Is the Clock Ticking on Daylight Saving Time?
It was first conceived in 1784 by Founding Father Benjamin Franklin. It was first put into place in 1918 during World War I, stopped in 1919, and reinstalled during World War II. In 1966 Congress established that it would begin on the last Sunday in April and end on the last Sunday in October. In 2007 the time period was changed to begin on the second Sunday in March and end on the first Sunday in November.
It's Daylight Saving Time (DST) which ends for 2017 at 2am this Sunday. What began as an energy-saving measure during two World Wars has become a hassle that more and more Americans are sick of. A 2014 Rasmussen poll found that just 33% of those polled believe the time change is worth it. That's down from 45% in 2012.
Many people believe we should just stay on DST the entire year. The Brookings Institute has reported that year-round DST would increase public safety. They report that when DST begins in the spring, "robbery rates for the entire day fall an average of 7 percent, with a much larger 27 percent drop during the evening hour that gained some extra sunlight." For us Shreveporters that would seem to be reason enough to observe DST all year long.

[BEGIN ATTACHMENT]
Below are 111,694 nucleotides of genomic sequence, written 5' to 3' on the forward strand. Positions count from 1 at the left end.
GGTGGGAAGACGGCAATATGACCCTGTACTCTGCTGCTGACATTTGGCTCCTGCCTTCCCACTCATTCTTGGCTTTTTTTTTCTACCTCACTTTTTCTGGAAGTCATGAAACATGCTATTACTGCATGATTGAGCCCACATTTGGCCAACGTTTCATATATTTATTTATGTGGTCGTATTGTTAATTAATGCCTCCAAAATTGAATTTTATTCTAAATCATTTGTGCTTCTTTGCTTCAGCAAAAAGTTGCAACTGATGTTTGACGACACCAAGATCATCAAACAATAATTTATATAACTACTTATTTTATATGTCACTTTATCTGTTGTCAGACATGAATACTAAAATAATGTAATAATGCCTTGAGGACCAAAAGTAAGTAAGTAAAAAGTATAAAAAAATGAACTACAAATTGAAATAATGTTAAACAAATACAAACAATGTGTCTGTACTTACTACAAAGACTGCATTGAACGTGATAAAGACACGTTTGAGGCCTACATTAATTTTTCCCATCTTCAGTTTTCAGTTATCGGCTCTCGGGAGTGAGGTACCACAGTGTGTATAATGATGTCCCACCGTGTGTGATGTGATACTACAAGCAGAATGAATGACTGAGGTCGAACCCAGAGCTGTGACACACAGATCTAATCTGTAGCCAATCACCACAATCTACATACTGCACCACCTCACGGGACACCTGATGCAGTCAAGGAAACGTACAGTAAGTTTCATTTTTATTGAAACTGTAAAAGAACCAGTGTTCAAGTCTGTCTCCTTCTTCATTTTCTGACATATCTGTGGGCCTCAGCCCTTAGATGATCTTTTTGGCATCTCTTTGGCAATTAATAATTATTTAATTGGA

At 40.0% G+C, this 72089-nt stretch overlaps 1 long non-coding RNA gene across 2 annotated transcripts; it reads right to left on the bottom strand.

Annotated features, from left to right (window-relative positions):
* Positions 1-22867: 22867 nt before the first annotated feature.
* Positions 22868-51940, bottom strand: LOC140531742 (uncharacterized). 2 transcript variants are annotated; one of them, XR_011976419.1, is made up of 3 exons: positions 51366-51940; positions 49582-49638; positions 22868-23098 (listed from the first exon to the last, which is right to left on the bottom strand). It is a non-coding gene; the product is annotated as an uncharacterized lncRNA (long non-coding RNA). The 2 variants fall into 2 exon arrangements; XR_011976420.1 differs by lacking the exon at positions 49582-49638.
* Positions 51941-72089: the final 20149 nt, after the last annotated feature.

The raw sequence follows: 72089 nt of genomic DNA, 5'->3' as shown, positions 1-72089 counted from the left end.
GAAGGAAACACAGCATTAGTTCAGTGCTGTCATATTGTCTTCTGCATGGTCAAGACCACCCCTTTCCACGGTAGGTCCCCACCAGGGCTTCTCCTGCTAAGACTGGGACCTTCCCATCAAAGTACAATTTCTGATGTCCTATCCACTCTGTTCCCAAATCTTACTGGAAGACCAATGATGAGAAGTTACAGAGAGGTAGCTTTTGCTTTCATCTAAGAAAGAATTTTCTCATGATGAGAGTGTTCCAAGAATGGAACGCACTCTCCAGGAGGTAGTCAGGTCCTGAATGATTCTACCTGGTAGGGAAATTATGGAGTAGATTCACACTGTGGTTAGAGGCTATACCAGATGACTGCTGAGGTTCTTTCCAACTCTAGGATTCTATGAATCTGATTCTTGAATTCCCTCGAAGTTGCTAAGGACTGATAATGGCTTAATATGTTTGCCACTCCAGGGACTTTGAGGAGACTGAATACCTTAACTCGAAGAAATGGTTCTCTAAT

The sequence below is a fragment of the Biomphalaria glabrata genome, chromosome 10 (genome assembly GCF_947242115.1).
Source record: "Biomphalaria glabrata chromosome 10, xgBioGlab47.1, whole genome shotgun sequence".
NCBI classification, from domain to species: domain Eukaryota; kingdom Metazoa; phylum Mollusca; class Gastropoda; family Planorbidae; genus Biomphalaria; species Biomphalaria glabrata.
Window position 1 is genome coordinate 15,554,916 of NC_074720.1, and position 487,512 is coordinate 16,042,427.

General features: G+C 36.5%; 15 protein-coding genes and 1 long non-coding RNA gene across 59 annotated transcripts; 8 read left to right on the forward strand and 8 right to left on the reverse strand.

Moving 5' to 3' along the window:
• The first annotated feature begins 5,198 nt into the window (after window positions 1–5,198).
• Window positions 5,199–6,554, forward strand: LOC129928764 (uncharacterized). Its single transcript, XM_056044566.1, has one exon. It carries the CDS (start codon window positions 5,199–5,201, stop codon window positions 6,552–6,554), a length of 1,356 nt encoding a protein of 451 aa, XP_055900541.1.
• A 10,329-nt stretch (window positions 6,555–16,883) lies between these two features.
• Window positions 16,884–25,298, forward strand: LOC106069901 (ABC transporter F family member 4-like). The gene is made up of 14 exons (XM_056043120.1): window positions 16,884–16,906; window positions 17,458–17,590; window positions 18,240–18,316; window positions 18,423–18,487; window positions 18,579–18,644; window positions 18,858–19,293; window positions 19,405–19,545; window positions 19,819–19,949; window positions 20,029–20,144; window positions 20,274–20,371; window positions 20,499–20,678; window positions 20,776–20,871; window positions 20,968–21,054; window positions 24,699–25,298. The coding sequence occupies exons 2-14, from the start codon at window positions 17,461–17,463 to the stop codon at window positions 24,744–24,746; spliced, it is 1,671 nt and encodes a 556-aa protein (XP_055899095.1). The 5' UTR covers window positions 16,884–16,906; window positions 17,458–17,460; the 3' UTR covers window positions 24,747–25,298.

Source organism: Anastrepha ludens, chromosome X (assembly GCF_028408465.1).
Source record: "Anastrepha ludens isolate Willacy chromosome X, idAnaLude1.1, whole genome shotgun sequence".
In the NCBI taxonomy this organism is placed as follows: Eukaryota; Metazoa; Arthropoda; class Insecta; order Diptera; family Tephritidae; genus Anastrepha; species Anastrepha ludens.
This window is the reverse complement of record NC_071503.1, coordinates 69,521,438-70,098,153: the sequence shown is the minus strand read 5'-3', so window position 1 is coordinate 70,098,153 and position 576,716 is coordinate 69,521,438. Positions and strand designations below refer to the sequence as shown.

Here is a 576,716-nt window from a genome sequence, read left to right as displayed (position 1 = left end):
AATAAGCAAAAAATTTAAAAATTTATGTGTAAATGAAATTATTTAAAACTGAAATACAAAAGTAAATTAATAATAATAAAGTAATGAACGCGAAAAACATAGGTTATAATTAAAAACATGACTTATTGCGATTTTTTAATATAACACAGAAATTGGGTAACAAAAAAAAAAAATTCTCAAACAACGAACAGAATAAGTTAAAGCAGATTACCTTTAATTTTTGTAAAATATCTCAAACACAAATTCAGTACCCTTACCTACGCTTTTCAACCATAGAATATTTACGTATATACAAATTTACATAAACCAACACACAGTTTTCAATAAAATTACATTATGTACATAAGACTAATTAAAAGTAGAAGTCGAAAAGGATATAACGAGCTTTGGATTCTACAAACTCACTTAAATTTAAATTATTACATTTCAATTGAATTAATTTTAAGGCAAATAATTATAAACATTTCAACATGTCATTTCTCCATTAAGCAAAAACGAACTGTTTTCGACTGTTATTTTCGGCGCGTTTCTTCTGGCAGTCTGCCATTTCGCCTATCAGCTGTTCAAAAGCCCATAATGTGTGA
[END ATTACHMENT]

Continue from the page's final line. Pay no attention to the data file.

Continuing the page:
Here's another interesting factoid: Standard Time is a misnomer. We're actually on DST seven-and-a-half months of the year which in fact makes it "standard" time.
Chances are that in the next few years, there will be changes in how we observe time in the U.S. A special commission in Massachusetts has recommended that the state switch to year-round observance of DST. If they can convince a few more New England states, it's likely to happen.
But as it is, Sunday morning at 2:00 we'll fall back one hour to Central Standard Time here in the Ark-La-Tex. Whether you're for the time switch or not, I think we can all agree that it's a good thing to get that extra hour of sleep.